Taking a look at every team’s Mount Rushmore
Every NBA organization has a history that fans look back on and fondly remember. Some have been more fortunate or shrewd than others, but the common theme is that, at one point or another, there has been an unforgettable player leading the charge.
While debates will eternally rage about who the GOAT is of this glorious Association, there’s a question worth asking: Why limit it to one?
One of the most popular trends in the NBA in recent years has been creating a, “Mount Rushmore.” Everyone from Kareem Abdul-Jabbar to LeBron James has given their take on the topic, as have a vast majority of fans in the basketball community.
As such, generations have clashed as they’ve debated whether or not their selections for being a top-4 player on the all-time spectrum belong on the Mount Rushmore of NBA history.
In order to take a step towards clarity, why don’t we break it down by franchise? Perhaps we’ll be able to appreciate those we’re less familiar with more if we take a step back and evaluate what they did for their respective teams.
We may even be able to reminisce about our favorite teams’ stars more fondly if we take a look at what they meant to the organization itself.
Regardless of how they did it, there are countless players who helped define an organization’s glory and greatness. In many regards, they’ve become synonymous with the mere mention of a team—both among fans and those they’ve scorned on the hardwood.
Regardless of why they’re revered as the pillars of a franchise, the question deserves to be answered: Who’s on each NBA team’s Mount Rushmore?
The Mount Rushmore of the Atlanta Hawks
- Lou Hudson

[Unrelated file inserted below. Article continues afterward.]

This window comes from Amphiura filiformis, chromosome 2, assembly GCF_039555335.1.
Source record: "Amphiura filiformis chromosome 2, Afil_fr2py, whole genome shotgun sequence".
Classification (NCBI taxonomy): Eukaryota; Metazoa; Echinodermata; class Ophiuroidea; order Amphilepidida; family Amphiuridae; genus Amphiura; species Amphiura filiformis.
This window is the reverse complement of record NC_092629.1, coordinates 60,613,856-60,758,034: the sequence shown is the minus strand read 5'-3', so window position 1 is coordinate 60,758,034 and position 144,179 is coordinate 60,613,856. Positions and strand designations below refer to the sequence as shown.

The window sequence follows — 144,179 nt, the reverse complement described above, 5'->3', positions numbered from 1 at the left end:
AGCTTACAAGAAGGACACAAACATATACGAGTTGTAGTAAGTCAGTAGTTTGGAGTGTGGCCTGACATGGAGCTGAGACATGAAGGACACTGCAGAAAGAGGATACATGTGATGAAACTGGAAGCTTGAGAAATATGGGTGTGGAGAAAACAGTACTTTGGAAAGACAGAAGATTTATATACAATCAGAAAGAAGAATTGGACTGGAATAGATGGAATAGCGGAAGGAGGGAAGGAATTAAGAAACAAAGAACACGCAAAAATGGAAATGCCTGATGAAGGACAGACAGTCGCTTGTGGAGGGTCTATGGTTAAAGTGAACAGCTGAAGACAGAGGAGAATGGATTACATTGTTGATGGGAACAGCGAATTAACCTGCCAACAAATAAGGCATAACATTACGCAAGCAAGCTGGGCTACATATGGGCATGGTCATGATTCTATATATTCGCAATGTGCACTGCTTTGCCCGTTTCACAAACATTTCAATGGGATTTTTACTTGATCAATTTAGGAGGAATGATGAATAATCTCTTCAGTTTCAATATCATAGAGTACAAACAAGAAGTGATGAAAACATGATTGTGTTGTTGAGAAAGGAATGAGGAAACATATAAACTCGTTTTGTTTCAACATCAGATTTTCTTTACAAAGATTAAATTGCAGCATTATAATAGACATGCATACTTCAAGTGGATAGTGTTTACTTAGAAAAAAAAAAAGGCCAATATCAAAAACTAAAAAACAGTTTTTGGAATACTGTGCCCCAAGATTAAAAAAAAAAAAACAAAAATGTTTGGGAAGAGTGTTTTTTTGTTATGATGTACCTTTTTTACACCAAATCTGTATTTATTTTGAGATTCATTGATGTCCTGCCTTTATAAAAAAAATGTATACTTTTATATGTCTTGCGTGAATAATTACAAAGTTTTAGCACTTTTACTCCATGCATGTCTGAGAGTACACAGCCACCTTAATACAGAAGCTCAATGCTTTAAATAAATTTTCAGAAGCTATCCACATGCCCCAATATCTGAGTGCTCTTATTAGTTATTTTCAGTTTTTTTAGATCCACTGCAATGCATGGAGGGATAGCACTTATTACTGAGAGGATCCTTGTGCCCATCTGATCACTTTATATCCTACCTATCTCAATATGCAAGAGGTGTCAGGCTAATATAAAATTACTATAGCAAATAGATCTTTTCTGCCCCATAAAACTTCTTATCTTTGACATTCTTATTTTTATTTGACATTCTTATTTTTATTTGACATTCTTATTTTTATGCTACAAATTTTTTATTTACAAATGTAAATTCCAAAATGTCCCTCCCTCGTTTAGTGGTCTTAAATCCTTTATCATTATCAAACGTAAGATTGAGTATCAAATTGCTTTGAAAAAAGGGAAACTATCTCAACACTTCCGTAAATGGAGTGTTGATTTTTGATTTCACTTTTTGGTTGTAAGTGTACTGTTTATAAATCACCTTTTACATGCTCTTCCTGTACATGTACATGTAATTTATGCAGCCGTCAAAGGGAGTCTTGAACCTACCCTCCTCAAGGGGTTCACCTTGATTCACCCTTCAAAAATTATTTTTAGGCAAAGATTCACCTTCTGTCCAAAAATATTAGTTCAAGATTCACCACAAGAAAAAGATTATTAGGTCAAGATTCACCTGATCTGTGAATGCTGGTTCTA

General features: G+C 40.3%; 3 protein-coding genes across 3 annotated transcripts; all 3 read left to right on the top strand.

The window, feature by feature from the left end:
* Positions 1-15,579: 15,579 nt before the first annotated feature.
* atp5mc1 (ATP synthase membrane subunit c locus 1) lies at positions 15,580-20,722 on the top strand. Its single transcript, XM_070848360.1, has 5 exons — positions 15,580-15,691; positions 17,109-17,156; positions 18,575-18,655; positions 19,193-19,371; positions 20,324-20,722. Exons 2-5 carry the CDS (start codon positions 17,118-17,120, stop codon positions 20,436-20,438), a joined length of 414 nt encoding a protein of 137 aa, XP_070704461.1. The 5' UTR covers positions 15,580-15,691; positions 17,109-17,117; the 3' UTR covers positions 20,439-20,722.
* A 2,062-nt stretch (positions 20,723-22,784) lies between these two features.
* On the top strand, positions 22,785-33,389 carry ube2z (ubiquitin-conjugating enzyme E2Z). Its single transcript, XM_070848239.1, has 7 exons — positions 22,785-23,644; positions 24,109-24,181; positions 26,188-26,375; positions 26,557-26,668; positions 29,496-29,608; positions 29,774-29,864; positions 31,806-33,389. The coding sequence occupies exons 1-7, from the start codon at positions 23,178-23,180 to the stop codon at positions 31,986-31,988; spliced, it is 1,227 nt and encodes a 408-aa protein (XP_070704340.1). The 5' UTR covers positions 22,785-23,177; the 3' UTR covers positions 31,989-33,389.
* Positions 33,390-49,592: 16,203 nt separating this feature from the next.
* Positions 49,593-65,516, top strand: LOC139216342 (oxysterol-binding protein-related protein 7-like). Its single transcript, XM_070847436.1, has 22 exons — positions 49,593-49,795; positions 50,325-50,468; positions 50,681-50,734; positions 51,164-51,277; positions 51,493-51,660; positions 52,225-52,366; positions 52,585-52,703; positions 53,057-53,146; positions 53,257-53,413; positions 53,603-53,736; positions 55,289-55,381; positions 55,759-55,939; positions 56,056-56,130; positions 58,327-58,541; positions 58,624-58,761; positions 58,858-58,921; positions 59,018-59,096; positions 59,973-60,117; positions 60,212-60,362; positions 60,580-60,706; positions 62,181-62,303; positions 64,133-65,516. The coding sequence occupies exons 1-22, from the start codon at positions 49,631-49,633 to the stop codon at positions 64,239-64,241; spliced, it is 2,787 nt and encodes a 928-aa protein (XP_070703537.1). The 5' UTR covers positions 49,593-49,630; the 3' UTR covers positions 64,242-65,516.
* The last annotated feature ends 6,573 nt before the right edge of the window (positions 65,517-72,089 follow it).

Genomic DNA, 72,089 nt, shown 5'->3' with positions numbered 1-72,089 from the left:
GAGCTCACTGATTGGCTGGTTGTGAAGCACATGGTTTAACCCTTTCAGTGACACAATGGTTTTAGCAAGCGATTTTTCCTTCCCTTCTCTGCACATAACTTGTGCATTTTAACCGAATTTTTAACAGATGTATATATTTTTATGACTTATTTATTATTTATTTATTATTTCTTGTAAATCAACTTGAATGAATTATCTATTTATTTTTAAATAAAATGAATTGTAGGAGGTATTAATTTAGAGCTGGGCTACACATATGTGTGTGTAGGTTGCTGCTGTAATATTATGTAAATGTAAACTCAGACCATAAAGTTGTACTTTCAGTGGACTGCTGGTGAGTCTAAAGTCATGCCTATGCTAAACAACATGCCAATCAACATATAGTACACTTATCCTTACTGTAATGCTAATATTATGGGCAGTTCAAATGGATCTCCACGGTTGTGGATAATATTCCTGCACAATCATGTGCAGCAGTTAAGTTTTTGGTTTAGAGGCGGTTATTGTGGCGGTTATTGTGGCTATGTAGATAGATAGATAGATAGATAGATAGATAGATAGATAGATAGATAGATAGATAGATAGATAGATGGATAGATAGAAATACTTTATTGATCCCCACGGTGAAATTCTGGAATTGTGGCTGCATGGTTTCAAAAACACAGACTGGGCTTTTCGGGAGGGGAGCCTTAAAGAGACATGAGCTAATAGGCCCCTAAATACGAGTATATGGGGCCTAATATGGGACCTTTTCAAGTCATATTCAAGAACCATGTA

- Bob Pettit
- Lenny Wilkens
- Dominique Wilkins
The Mount Rushmore of the Atlanta Hawks begins with Bob Pettit. Pettit was a two-time NBA MVP, a two-time scoring champion, and a 10-time All-NBA First Team honoree. That would be more than enough to make him an addition to any team’s list of four.
What truly separates Pettit from the pack, however, is the following fact: Between 1957 and 1966, the Boston Celtics won all but one NBA championship. The lone exception was when Pettit led the Hawks past Bill Russell and the Celtics to win it all in 1958.
Enough said? Enough said.
The next name on the list is Dominique Wilkins. The Human Highlight Film was one of the most exciting players in NBA history, but don’t let that confuse you. In addition to being the epitome of must-see TV, Wilkins was a legitimately great player who earned seven All-NBA selections.
Wilkins won the 1986 scoring title, and pushed Larry Bird and the Celtics to the limit in the 1988 Eastern Conference Semifinals with 47 points in an iconic Game 7 duel.
Lou Hudson joins Pettit and Wilkins as a six-time All-Star who scored upwards of 15,000 points while playing a vast majority of his career with the Hawks. He ranks third on the franchise’s all-time scoring list and fifth in points per game.
The list is rounded out by Lenny Wilkens, who made five All-Star Game appearances with the Hawks and helped guide the team to the 1961 NBA Finals.
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